Today, he preserves this supremely mobile art of self-defence in Penang. Upon seeing him, one would not suspect him to be such a skilled fighter. In fact, with his baseball cap and simple, loose-fitting clothes, Anbananthan looks a gregarious fellow. His eyes shine with the kindness and positivity of one who has found his purpose in life. A disciple of Asan Mariapakkiam from Madurai, Tamil Nadu, Anbananthan started his training in 1962, at age 14. “I pestered him for two years before he taught me the basic twirl,” he says.

Mariapakkiam initially had hundreds of students all over British Malaya, but had nobody to follow in his footsteps – most couldn’t cope with nillaikalakki’s intensive seven-year syllabus. “He left me, but I kept practicing alone for six months,” says Anbananthan, before breaking into a belly laugh. “Once he saw me hard at work all by myself, he finally accepted me as his new student. I learnt from him for 15 years. Now it’s my turn to pass the art onto the next generation.”

Asan M. Thiruselvan, 54, has practiced with Anbananthan since he was 13. He has a serious gaze and a thick moustache, but smiles warmly whenever he starts talking.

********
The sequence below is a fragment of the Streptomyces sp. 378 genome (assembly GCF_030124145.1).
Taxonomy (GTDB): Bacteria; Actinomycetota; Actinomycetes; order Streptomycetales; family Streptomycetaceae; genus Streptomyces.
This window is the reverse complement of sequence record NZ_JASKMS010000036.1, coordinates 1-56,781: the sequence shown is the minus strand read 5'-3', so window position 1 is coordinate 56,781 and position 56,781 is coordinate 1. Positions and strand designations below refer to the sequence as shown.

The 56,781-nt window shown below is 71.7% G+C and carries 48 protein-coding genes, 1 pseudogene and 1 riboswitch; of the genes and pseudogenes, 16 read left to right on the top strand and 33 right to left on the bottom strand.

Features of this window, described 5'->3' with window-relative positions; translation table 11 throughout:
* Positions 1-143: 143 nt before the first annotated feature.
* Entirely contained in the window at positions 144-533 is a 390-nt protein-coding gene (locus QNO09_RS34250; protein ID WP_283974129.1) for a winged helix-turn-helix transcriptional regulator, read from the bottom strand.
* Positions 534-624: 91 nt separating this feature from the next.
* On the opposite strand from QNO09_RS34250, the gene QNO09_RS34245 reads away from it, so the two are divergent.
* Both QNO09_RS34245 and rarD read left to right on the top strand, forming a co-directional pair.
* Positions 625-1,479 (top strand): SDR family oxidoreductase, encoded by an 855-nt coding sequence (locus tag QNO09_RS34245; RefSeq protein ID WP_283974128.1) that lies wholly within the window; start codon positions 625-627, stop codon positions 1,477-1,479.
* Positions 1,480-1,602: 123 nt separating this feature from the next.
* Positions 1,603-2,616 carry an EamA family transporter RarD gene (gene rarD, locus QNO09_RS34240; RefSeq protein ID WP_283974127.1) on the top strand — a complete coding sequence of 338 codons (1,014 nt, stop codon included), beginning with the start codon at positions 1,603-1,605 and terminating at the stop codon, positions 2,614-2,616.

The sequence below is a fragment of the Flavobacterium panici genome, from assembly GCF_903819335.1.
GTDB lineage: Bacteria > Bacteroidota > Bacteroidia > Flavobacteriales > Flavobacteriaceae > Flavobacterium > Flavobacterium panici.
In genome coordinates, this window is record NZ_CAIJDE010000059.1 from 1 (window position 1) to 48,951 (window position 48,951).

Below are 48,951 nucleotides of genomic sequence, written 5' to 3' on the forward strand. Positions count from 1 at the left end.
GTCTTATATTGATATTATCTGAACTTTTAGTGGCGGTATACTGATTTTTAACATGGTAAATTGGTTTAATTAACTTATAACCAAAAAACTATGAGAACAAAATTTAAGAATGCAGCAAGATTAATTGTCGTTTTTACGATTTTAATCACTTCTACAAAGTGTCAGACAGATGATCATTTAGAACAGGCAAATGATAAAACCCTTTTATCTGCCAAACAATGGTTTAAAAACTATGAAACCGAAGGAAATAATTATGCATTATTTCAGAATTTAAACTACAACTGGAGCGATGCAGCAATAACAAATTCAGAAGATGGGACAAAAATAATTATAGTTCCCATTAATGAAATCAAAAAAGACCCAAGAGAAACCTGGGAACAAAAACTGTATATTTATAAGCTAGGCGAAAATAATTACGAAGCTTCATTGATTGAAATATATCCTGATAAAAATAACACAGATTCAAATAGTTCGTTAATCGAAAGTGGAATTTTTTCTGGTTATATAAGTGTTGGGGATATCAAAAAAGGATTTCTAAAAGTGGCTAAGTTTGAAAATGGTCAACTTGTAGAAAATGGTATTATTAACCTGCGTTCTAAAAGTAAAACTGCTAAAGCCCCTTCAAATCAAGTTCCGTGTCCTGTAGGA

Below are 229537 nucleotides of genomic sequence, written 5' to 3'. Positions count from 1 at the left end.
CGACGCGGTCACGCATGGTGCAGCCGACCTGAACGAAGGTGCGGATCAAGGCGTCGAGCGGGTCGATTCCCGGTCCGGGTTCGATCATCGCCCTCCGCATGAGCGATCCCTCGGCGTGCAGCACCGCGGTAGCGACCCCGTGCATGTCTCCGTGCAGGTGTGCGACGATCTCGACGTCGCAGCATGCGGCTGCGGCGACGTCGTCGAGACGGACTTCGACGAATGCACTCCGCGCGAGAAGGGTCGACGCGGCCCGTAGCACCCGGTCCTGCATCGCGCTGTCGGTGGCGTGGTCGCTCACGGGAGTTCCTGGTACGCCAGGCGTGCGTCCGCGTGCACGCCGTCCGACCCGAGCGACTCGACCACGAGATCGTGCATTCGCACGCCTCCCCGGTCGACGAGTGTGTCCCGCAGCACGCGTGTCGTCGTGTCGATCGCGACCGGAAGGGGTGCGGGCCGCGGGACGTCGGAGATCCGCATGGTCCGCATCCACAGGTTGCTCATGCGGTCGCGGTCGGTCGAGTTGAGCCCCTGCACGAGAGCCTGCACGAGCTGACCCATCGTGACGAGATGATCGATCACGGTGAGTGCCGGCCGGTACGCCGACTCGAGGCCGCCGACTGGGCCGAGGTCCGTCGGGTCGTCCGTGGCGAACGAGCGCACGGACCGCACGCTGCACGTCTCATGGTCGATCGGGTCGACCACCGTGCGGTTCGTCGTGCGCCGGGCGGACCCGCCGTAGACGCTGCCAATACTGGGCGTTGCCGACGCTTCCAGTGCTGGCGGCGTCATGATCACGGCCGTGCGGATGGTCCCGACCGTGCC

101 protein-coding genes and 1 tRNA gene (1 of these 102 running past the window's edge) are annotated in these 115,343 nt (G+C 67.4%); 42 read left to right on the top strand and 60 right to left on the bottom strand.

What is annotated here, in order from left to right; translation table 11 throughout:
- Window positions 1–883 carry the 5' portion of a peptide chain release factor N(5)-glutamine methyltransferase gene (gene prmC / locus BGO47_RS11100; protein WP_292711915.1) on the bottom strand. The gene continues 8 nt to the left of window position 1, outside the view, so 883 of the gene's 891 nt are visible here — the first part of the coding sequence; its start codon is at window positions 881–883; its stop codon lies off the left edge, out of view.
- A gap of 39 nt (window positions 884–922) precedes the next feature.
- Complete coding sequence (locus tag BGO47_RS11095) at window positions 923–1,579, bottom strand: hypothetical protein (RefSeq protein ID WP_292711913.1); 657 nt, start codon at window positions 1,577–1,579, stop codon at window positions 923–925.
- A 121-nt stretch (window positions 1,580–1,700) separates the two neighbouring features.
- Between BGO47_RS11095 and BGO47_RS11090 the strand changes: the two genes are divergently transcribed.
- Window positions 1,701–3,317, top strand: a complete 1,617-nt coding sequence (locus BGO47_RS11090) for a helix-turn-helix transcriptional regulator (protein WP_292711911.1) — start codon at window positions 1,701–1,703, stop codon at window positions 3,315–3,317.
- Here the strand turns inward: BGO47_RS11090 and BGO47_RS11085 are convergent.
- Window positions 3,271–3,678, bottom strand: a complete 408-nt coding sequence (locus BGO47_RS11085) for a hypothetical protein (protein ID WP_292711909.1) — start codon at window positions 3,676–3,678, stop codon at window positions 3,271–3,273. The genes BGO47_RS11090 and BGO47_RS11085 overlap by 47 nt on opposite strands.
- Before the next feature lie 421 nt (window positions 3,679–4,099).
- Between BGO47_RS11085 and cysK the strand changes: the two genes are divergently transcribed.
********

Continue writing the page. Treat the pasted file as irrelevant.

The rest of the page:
“Master is a great man because he will teach anyone without thinking of profits,” Thiruselvan says, revealing that no students are ever required to pay for classes. “The secrets of silambam will be revealed to those with the willpower to stay long enough, as nillaikalakki is a gift from the Gods.”

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Twirling sticks on the roof: silambam is a little known martial art with a loyal following. Photography by Kit Yeng Chan

Asan Amuthan Arjunan, 36, confirms silambam’s spiritual aspect. He runs a printing shop by day and discovered the art by chance at eight years old. “The stick’s twirling helps open the body’s chakras, and meditation connects you with the divine,” he says. Indeed, silambam’s initial posture represents a salute to Mother Nature. “To excel in silambam, one must follow the master’s discipline. Refraining from drinking and smoking, eating vegetarian food and learning to meditate, you will become a better person, able to overcome many of life’s problems,” Amuthan says.

Anbananthan and a small group of students gather four times a week at dusk on the rooftop of a sports hall in Bukit Gelugor, a residential neighbourhood in George Town. Extending between the southern part of George Town and the grounds of Universiti Sains Malaysia, the area hosts one of Penang’s three largest Indian communities.